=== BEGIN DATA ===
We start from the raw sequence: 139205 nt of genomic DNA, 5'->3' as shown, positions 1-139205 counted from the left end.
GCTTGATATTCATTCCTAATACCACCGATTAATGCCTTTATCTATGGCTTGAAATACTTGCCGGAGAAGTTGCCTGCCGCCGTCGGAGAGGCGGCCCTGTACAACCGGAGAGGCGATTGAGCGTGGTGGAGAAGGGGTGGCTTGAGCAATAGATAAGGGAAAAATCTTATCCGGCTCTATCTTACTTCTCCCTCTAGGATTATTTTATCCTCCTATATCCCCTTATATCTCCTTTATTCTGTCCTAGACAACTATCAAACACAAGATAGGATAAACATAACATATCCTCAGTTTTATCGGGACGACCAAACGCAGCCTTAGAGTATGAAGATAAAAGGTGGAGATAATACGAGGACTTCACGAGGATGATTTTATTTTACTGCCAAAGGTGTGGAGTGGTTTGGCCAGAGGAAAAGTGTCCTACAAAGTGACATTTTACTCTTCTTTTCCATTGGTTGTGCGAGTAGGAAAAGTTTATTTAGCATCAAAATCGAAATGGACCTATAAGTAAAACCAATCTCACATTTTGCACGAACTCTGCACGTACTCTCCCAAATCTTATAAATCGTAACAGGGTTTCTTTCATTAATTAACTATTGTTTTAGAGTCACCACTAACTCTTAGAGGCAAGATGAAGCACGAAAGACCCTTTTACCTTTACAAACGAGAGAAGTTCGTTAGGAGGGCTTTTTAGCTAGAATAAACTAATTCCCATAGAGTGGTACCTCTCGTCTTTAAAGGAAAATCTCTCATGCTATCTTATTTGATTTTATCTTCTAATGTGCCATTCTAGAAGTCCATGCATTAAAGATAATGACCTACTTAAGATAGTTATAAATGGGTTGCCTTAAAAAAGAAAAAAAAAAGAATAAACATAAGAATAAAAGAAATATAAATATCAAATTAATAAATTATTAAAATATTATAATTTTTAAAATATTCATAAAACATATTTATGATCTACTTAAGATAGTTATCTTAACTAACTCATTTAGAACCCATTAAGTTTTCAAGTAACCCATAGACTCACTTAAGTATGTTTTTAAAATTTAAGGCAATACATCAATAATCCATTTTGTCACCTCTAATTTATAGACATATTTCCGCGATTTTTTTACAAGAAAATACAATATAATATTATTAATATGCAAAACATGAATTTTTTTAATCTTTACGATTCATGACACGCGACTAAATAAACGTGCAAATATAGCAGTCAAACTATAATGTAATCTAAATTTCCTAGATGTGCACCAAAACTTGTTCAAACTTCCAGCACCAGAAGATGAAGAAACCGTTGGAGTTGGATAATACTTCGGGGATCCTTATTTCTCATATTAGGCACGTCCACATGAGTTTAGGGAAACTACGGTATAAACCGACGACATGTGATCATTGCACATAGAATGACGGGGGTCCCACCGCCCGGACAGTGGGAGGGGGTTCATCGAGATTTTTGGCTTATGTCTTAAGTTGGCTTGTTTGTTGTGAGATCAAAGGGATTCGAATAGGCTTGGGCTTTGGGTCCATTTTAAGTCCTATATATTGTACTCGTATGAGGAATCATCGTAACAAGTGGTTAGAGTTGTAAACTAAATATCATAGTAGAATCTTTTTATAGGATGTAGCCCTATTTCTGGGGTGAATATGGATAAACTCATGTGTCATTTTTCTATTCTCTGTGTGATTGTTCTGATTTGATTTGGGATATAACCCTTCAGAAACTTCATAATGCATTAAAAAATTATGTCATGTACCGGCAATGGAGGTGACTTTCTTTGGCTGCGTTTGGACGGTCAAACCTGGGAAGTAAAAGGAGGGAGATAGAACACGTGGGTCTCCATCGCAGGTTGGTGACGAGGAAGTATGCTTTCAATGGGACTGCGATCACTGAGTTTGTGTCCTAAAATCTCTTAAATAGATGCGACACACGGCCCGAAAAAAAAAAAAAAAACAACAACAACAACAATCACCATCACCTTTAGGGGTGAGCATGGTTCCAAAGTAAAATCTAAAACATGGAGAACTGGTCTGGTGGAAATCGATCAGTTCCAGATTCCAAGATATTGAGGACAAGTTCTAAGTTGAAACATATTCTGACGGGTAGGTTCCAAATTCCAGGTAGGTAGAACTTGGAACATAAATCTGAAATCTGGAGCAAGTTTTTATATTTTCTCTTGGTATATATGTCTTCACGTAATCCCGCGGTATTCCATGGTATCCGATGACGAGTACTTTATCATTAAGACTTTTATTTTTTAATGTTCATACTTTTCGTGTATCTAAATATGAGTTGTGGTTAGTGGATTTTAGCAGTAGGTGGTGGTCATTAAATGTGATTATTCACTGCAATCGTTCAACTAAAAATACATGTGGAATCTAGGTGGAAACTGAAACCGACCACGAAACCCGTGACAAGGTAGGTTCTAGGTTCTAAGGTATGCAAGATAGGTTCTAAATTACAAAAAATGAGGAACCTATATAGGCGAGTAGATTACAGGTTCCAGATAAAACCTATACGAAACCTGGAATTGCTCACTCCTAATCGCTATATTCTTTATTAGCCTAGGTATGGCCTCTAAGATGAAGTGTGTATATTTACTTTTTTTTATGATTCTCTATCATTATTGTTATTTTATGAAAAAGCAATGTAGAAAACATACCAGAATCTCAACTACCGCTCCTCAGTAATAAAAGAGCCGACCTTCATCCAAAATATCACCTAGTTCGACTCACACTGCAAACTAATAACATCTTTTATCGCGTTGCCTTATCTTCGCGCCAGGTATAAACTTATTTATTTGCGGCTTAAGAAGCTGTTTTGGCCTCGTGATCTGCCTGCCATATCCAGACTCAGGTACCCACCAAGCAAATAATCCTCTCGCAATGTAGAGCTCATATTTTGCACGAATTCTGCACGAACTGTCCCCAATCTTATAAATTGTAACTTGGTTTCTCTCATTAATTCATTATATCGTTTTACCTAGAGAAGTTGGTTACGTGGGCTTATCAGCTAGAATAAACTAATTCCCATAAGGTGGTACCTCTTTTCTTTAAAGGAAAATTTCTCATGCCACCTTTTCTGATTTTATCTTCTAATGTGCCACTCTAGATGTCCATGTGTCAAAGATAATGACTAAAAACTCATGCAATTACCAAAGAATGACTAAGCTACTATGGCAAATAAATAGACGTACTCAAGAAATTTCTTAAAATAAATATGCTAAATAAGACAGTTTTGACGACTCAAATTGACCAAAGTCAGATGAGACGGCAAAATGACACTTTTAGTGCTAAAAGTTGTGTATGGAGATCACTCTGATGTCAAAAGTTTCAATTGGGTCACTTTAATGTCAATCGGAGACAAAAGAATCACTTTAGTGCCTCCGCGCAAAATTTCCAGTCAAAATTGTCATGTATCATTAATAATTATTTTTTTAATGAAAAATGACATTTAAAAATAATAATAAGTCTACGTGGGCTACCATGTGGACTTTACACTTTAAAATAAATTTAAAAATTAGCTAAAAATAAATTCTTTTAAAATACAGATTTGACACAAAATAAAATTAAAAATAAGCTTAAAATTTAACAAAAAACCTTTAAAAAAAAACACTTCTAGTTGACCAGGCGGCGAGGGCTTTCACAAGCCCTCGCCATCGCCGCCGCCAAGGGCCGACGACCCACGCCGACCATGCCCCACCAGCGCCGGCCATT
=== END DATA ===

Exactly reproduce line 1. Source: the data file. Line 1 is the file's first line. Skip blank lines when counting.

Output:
We start from the raw sequence: 139205 nt of genomic DNA, 5'->3' as shown, positions 1-139205 counted from the left end.